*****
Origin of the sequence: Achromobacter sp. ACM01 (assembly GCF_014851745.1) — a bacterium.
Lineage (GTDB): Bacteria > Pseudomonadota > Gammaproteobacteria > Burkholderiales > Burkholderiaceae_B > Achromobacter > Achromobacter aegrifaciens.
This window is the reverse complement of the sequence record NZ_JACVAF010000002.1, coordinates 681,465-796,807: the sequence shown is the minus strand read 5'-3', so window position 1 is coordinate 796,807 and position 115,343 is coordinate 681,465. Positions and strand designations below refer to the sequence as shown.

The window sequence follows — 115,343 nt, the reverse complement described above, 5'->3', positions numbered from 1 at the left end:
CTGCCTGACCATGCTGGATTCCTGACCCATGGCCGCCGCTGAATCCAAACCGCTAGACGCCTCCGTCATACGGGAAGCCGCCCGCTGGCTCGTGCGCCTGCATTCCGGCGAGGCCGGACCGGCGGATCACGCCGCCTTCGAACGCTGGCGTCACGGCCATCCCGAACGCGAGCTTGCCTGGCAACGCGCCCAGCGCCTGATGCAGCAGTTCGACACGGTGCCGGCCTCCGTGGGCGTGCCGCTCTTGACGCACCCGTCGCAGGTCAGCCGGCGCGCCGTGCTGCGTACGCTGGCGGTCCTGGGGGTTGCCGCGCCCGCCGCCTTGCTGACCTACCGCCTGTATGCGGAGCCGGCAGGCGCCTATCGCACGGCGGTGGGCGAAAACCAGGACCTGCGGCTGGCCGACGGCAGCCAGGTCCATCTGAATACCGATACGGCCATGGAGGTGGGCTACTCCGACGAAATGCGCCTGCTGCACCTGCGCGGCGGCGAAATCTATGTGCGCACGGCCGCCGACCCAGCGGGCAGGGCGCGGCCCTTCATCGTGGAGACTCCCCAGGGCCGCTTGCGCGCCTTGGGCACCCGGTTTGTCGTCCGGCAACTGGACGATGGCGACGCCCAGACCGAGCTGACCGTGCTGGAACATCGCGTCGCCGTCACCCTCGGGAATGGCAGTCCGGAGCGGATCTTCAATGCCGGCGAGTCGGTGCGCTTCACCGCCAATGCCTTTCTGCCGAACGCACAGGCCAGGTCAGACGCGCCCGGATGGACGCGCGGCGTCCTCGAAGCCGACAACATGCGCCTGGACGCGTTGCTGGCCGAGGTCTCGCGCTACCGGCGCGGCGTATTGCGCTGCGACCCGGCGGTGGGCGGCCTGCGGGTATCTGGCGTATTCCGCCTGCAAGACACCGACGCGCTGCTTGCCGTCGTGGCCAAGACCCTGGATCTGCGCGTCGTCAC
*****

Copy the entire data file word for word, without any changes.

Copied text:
Origin of the sequence: Achromobacter sp. ACM01 (assembly GCF_014851745.1) — a bacterium.
Lineage (GTDB): Bacteria > Pseudomonadota > Gammaproteobacteria > Burkholderiales > Burkholderiaceae_B > Achromobacter > Achromobacter aegrifaciens.
This window is the reverse complement of the sequence record NZ_JACVAF010000002.1, coordinates 681,465-796,807: the sequence shown is the minus strand read 5'-3', so window position 1 is coordinate 796,807 and position 115,343 is coordinate 681,465. Positions and strand designations below refer to the sequence as shown.

The window sequence follows — 115,343 nt, the reverse complement described above, 5'->3', positions numbered from 1 at the left end:
CTGCCTGACCATGCTGGATTCCTGACCCATGGCCGCCGCTGAATCCAAACCGCTAGACGCCTCCGTCATACGGGAAGCCGCCCGCTGGCTCGTGCGCCTGCATTCCGGCGAGGCCGGACCGGCGGATCACGCCGCCTTCGAACGCTGGCGTCACGGCCATCCCGAACGCGAGCTTGCCTGGCAACGCGCCCAGCGCCTGATGCAGCAGTTCGACACGGTGCCGGCCTCCGTGGGCGTGCCGCTCTTGACGCACCCGTCGCAGGTCAGCCGGCGCGCCGTGCTGCGTACGCTGGCGGTCCTGGGGGTTGCCGCGCCCGCCGCCTTGCTGACCTACCGCCTGTATGCGGAGCCGGCAGGCGCCTATCGCACGGCGGTGGGCGAAAACCAGGACCTGCGGCTGGCCGACGGCAGCCAGGTCCATCTGAATACCGATACGGCCATGGAGGTGGGCTACTCCGACGAAATGCGCCTGCTGCACCTGCGCGGCGGCGAAATCTATGTGCGCACGGCCGCCGACCCAGCGGGCAGGGCGCGGCCCTTCATCGTGGAGACTCCCCAGGGCCGCTTGCGCGCCTTGGGCACCCGGTTTGTCGTCCGGCAACTGGACGATGGCGACGCCCAGACCGAGCTGACCGTGCTGGAACATCGCGTCGCCGTCACCCTCGGGAATGGCAGTCCGGAGCGGATCTTCAATGCCGGCGAGTCGGTGCGCTTCACCGCCAATGCCTTTCTGCCGAACGCACAGGCCAGGTCAGACGCGCCCGGATGGACGCGCGGCGTCCTCGAAGCCGACAACATGCGCCTGGACGCGTTGCTGGCCGAGGTCTCGCGCTACCGGCGCGGCGTATTGCGCTGCGACCCGGCGGTGGGCGGCCTGCGGGTATCTGGCGTATTCCGCCTGCAAGACACCGACGCGCTGCTTGCCGTCGTGGCCAAGACCCTGGATCTGCGCGTCGTCAC